“Any two AI designs might be less similar to one another than you are to a petunia.” - Eliezer Yudkowsky, Artificial Intelligence as a Positive and Negative Factor in Global Risk .
John Schwenkler was kind enough to point me towards this post by Tyler Cowen at Marginal Revolution in which Cowen discusses his new paper on the Turing Test .
The paper is fun, enlightening, and makes the excellent point that Turing never considered passing his test to be a necessary condition for the presence of intelligence (though I would argue that Turing probably thought it a sufficient one — barring gimmicks like infinitely long lookup-tables).
This leads, in a roundabout way, to my astonishment at the hubris of the researchers who come up with things like “The Analysis and Design of Benevolent Goal Architectures” . The space of all possible minds, as Yudkowsky points out in the quotation with which this post opens, is inconceivably huge. Indeed, as he goes on to point out:
The term “Artificial Intelligence” refers to a vastly greater space of possibilities than does the term “Homo sapiens”. When we talk about “AIs” we are really talking about minds-in-general, or optimization processes in general. Imagine a map of mind design space. In one corner, a tiny little circle contains all humans; within a larger tiny circle containing all biological life; and all the rest of the huge map is the space of minds-in-general. The entire map floats in a still vaster space, the space of optimization processes.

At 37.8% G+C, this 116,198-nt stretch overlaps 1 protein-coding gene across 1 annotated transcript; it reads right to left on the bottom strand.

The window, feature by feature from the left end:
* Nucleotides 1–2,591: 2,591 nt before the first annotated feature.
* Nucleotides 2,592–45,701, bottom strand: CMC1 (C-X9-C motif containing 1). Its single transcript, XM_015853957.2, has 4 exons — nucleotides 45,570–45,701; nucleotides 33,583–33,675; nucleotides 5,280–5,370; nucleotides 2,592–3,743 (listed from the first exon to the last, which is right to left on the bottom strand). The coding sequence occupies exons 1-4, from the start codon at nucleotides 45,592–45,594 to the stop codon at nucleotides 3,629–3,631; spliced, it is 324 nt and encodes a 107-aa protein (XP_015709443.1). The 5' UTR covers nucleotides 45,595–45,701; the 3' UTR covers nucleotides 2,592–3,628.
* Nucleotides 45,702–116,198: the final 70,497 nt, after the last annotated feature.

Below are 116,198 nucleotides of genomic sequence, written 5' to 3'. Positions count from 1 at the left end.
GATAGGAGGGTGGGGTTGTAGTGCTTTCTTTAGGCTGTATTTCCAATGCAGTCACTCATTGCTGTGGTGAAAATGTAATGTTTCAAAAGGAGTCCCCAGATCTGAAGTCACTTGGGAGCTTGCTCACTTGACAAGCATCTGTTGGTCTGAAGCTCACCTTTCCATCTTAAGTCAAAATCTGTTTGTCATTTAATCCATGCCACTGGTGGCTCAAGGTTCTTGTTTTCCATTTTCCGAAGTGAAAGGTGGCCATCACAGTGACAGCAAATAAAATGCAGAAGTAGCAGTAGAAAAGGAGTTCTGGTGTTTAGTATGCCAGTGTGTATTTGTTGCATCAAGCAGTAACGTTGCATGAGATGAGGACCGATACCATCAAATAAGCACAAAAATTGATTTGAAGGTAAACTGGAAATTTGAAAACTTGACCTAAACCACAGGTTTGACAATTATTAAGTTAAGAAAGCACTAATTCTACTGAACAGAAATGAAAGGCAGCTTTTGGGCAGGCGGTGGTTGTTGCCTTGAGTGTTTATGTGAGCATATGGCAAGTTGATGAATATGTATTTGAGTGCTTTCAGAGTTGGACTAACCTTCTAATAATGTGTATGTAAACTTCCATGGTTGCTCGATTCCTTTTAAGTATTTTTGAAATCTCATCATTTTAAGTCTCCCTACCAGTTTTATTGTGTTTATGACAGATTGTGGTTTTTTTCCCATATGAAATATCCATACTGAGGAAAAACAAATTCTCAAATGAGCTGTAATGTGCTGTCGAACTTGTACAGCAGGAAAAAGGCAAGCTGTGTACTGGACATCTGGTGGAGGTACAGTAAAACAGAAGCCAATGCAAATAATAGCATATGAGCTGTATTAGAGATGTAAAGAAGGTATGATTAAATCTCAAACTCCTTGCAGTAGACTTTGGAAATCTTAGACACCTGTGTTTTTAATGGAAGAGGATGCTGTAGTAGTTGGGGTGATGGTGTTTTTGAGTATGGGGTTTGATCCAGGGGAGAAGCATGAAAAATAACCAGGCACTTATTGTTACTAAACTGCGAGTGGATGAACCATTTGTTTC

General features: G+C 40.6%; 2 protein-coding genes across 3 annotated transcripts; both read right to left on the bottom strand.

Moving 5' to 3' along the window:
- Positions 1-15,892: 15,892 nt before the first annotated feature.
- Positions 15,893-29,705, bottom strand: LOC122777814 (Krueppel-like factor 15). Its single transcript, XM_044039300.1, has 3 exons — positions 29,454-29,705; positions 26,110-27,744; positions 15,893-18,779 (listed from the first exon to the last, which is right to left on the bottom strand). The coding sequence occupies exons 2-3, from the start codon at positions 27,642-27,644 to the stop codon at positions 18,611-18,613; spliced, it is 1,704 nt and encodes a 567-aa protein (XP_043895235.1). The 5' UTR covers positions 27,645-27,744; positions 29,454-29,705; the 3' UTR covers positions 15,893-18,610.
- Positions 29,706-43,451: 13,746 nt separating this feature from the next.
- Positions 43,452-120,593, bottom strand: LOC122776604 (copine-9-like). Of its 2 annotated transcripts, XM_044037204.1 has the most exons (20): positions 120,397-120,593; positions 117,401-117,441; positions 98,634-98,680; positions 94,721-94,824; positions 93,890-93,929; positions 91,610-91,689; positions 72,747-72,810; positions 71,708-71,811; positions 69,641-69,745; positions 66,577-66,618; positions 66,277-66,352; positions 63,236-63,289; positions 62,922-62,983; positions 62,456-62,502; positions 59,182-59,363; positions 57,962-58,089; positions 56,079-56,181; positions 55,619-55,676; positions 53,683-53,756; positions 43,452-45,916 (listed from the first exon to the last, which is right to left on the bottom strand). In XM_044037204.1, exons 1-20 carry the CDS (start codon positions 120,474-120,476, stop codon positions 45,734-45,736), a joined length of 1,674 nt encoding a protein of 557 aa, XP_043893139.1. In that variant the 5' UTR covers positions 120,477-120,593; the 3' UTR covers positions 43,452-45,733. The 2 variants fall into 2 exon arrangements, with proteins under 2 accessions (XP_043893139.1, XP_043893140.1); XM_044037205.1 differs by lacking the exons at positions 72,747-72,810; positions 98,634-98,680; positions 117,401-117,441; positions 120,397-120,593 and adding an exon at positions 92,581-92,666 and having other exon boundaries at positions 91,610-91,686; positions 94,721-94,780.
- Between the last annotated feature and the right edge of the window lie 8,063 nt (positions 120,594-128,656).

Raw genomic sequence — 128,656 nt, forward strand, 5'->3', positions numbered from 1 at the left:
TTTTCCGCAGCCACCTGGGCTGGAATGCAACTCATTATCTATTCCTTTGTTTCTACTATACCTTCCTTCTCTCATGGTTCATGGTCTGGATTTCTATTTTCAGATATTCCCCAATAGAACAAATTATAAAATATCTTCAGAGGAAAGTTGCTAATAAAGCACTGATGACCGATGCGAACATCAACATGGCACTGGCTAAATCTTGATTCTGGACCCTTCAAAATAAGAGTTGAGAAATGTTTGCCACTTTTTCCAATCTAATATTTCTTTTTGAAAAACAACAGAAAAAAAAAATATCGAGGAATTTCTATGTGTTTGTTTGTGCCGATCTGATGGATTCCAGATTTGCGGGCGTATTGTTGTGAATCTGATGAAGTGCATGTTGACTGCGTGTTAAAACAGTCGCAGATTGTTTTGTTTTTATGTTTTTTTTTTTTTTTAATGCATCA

The naive beliefs that we could reliably predict where in this space an artificial intelligence could end up or that any such intelligence could pass a Turing Test stem from our tremendously circumscribed experience with the universe of optimization processes. I’ve heard proposals for “ensuring” that AI is friendly as naive as feeding a neural network positive reinforcement when it perceives a smiling human face, but as Yudkowsky points out:
More than one model can load the same data. Suppose we trained a neural network to recognize smiling human faces and distinguish them from frowning human faces. Would the network classify a tiny picture of a smiley-face into the same attractor as a smiling human face? If an AI “hard-wired” to such code possessed the power - and Hibbard (2001) spoke of superintelligence - would the galaxy end up tiled with tiny molecular pictures of smiley-faces?
AI researchers need to give up on the idea — a favorite of movie directors and science fiction writers — of machine intelligence as being “like people but different” as opposed to “unfathomably alien”. Successful artificial intelligence research is as likely to be mankind-destroying as it is to be singularity-ushering. The distance from an amoeba to Einstein is but a speck on the map of total mindspace. Cowen’s and Yudkowsky’s papers are both excellent reads that make this point — the former subtly and the latter emphatically.
P.S. Back in the Dark Ages when Pomocon was hosted at Typepad, James and I had a back-and-forth in which we ended up agreeing that one of the most important questions when it came to AI was whether we would be able to preserve a belief in ourselves as incarnated creatures. I can’t find it for the life of me, but I’d be much obliged if somebody did.